Residents of the Northwood campuses in Halifax and Bedford received photos of Moderna on Monday.
Ann Hicks, 77, laughed as people gathered on the Halifax campus applauded after being the first to receive a photo.
“This is the start of our career,” Hicks joked to Northwood nurse Amanda Parsons in a media pool video distributed by Communications Nova Scotia. Other media were not allowed to participate in the event as a public health precaution.
The move to nursing homes follows immunization of frontline health workers working in COVID-19 settings.
In the coming days, residents of Shannex Parkstone Institution in Halifax and the Ocean View Continuing Care Center in Eastern Passage will be vaccinated.
The viral illness killed 53 Northwood residents in the spring.
“My daughter watched all the vaccines and everything on TV and told me everything about it,” Hicks said in the video. “And that’s great, I’m just happy. “
Josie Ryan, executive director of long-term care at Northwood, expects most residents to be vaccinated by the end of the week.
“We hope to be able to do at least 100 to 150 a day,” she said.
Audrey Wiseman, another Northwood Halifax resident who got the shot on Monday, said her family was happy they did.
“Because I was very sick and came this far and they were so happy that I was getting the vaccine for it. “
Designated caregivers included
Holly Crooks, whose mother Yvonne Schwartz, 90, is a resident of Northwood Halifax, welcomed the extension of the vaccination campaign to long-term care.
Crooks and his sister Jan Marriott are designated caregivers for their mother, which means they can visit in person and provide personal care under strict pandemic guidelines. As such, they have been given priority for the COVID-19 vaccine.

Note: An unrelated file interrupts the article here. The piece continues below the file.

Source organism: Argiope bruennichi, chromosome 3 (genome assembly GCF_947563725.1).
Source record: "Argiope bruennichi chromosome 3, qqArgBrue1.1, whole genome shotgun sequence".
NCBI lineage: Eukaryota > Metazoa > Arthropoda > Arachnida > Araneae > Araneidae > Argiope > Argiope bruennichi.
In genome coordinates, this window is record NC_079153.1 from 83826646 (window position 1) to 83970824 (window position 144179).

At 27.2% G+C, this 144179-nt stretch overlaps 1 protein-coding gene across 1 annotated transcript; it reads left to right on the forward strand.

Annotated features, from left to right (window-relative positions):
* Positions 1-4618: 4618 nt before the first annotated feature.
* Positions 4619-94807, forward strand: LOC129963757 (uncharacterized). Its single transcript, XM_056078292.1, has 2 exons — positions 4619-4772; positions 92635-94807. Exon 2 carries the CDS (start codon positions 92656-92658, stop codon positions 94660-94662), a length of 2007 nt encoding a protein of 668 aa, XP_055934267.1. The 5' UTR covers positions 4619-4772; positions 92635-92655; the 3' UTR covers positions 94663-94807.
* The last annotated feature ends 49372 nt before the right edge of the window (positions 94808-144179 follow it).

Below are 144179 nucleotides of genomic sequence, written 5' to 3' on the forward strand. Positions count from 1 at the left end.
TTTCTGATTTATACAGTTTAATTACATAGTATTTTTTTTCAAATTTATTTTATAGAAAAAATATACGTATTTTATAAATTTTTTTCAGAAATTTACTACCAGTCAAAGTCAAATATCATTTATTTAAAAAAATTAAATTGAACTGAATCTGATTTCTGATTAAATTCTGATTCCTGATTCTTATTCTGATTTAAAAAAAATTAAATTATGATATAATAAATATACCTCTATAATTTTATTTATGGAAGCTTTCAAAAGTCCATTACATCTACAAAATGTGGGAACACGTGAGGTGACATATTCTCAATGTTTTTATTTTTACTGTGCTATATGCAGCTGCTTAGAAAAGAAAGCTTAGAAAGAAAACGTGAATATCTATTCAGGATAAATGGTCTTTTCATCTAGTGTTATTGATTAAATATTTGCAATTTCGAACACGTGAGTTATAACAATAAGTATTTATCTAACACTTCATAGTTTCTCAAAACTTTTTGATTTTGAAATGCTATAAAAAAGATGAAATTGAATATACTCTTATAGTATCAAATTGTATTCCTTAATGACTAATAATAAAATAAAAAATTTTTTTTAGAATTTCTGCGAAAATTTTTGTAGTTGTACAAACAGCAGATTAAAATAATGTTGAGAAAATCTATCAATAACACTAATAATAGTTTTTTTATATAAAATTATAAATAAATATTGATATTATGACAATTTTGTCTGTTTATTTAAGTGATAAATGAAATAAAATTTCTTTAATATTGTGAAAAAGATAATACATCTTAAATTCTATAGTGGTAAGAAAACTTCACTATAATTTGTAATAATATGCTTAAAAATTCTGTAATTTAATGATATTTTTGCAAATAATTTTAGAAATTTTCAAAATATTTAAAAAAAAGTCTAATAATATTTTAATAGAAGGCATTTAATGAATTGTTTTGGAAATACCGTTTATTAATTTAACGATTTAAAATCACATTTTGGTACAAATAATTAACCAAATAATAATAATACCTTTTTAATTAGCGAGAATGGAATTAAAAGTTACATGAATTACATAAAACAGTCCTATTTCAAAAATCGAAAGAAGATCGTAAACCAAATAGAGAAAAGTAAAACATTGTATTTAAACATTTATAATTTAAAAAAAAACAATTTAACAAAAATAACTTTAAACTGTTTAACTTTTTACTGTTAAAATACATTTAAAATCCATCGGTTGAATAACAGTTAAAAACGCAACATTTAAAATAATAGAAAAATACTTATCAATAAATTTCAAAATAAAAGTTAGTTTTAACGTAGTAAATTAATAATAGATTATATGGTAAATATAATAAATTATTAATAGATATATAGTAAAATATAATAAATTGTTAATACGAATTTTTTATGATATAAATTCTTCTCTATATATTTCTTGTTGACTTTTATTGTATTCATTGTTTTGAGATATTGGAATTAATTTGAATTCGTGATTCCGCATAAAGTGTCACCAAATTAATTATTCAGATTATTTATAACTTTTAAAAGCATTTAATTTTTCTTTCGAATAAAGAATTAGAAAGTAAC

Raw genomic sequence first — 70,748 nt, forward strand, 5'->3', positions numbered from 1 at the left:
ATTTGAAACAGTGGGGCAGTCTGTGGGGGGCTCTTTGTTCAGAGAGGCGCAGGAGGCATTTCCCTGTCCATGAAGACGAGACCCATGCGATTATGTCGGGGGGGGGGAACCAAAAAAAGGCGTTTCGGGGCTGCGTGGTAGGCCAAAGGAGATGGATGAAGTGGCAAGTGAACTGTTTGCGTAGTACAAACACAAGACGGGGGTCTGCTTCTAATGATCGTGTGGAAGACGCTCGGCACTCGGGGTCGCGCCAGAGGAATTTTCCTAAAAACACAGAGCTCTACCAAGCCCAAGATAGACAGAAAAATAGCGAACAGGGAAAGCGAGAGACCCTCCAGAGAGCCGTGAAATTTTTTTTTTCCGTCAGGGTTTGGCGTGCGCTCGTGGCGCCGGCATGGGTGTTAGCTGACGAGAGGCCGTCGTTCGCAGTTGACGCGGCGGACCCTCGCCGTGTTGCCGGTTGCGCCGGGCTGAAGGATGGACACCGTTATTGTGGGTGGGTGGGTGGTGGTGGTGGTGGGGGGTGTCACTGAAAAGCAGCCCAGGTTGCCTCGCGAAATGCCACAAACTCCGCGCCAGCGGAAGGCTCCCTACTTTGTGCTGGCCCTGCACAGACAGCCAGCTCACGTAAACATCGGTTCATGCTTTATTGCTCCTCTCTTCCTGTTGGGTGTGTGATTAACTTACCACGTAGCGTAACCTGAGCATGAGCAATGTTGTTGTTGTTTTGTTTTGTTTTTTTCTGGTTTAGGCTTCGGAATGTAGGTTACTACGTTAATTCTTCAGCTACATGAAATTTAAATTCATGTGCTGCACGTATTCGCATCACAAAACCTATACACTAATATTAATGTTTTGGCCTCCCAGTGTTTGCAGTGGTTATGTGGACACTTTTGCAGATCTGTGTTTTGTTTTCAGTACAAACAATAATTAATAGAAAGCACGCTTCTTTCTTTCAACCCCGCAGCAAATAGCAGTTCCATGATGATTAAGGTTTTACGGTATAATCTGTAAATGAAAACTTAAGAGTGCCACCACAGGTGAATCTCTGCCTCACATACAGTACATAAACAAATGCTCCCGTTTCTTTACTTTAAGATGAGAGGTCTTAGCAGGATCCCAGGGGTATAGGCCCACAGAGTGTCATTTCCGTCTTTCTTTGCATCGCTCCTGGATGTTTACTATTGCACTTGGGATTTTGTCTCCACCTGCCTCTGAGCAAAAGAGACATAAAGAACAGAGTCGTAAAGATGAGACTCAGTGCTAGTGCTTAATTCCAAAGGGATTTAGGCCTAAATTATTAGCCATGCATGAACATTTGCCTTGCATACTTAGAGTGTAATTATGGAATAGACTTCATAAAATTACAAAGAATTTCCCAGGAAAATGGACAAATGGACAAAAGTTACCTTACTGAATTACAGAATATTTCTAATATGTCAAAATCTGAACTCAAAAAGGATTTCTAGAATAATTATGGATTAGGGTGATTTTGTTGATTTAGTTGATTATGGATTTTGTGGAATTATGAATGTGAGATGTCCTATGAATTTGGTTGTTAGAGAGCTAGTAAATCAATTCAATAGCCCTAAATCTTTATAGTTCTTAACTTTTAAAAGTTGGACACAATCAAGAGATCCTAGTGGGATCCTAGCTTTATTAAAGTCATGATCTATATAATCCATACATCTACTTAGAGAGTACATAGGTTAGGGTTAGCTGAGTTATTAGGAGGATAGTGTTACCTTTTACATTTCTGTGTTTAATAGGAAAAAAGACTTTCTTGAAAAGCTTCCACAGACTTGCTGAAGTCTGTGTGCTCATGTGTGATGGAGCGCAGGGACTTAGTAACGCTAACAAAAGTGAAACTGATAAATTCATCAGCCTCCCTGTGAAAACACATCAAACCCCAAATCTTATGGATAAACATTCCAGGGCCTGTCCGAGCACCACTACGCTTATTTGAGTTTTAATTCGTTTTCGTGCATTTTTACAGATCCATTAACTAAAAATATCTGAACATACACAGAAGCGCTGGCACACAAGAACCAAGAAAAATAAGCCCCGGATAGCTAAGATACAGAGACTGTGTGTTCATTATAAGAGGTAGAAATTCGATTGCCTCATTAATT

Marriott, who is a retired nurse and educator, got vaccinated during the first vaccinations for health workers three weeks ago and received his second vaccine on Friday.
The Pfizer and Moderna vaccines that have been approved in Canada require a two-dose schedule.
Although the province is re-authorizing two designated caregivers per resident, Crooks has yet to receive his vaccine.
“There was a period when they only briefly allowed one designated caregiver and since she lived five minutes away, she finally decided she could be that one, she could come in more frequently,” he said. said Crooks, which is part of a plea. group called Reunite Families of Long-Term-Care Residents, which lobbies against visitation barriers in long-term care.
“The names are passed on to the NSHA (Nova Scotia Health Authority) and they contact people with their appointment times. I have not yet received a contact from NSHA although I know my name has been passed on… We are grateful to be part of the care team and be truly grateful to be included (for the vaccination) because this is an indication that not only the facility, but also the province, intends to continue with this program even in the event of another outbreak. ”
By the end of this week, Nova Scotia will have received 23,000 doses of the vaccine as part of the deployment that began in mid-December, Chief Medical Officer of Health Dr. Robert Strang said during a ‘a press briefing on Friday. Under the two-dose regimen, that’s enough to immunize 11,500 Nova Scotians.